Patients with diabetes may develop an eye disease called diabetic retinopathy. This occurs when high blood sugar levels cause damage to the blood vessels in the retina. The retina is a specialized tissue in the back of the eye that perceives light and allows us to see. When the blood vessels become damaged, patients can develop bleeding or swelling of the retina, which leads to reduced vision. In severe cases, the blood vessels may close and stop the blood supply to the retina. This can result in abnormal, new blood vessels growing in the retina. Unfortunately, these new blood vessels bleed easily and form scar tissue that often leads to development of retinal tears and retinal detachments. Unfortunately, diabetic retinopathy is the leading cause of blindness in working age Americans.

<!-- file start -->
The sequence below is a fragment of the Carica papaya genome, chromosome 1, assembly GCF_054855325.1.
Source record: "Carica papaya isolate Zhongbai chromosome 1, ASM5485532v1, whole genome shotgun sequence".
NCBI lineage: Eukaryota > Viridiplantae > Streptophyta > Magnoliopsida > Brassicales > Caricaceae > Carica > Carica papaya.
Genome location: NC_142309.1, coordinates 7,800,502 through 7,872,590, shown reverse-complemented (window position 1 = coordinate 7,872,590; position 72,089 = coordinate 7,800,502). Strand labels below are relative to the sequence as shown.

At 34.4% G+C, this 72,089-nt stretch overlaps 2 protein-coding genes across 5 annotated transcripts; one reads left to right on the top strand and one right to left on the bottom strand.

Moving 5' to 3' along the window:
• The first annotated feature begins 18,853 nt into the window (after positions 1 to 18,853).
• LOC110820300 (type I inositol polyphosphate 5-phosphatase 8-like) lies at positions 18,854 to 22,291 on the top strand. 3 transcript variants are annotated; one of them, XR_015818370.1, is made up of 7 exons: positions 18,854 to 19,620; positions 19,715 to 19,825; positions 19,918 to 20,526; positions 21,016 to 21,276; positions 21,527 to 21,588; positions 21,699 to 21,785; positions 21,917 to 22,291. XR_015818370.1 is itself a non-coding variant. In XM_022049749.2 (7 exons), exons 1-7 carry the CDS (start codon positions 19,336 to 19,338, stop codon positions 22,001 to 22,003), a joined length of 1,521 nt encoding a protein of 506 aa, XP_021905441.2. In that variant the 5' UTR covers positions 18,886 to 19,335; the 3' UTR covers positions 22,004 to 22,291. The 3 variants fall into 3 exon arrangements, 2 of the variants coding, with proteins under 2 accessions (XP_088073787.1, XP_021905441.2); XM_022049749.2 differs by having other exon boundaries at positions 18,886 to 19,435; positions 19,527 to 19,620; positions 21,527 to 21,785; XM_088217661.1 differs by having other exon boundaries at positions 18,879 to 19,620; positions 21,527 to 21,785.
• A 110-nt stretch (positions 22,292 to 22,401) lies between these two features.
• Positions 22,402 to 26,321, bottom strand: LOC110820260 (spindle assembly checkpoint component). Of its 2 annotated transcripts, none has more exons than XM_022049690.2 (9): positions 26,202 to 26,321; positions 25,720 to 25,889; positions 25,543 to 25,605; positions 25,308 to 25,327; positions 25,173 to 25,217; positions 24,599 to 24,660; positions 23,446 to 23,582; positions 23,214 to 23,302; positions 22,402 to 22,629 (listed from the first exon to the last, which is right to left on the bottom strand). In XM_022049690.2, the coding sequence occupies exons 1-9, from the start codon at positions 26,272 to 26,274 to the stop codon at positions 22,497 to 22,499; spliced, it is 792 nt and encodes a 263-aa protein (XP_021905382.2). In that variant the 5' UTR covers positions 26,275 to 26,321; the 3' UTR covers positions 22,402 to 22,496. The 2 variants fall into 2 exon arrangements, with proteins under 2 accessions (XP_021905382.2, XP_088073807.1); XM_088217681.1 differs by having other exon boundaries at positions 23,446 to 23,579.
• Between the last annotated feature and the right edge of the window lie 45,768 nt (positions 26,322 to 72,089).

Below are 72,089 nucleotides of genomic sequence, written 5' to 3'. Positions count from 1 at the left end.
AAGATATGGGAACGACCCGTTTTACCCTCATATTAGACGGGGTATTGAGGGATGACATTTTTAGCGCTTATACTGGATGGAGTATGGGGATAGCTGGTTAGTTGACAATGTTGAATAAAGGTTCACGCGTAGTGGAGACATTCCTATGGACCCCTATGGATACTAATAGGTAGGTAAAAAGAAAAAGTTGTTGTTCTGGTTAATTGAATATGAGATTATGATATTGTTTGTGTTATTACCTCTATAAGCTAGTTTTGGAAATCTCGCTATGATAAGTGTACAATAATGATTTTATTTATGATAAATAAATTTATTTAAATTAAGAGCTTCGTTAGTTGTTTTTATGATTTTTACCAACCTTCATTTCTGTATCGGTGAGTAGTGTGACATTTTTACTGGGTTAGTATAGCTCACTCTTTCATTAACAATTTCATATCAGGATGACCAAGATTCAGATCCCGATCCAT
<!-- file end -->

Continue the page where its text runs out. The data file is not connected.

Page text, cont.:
In early stages, diabetic retinopathy can be improved with treatment. Treatment options include: laser retinal surgery, injection of medications, or in advanced cases, surgery with a specialized retina surgeon. It is important for signs of diabetic retinopathy to be diagnosed early when treatment is still an option.
Diabetic retinopathy is most common in patients who have had diabetes for many years and in those who require insulin. However, it is still seen in about 20% of patients at the time their diabetes is first diagnosed. For these reasons, it is important that all patients with diabetes have an examination with an ophthalmologist shortly after the diabetes is diagnosed and at least yearly thereafter.
During your exam, your eyes will be dilated with eye drops to allow your doctor a better view of your retina using a special lens. At the Eye Clinic of Meridian, we also have specialized cameras with the latest technology that can look at your retina in detail to find any early signs of diabetes.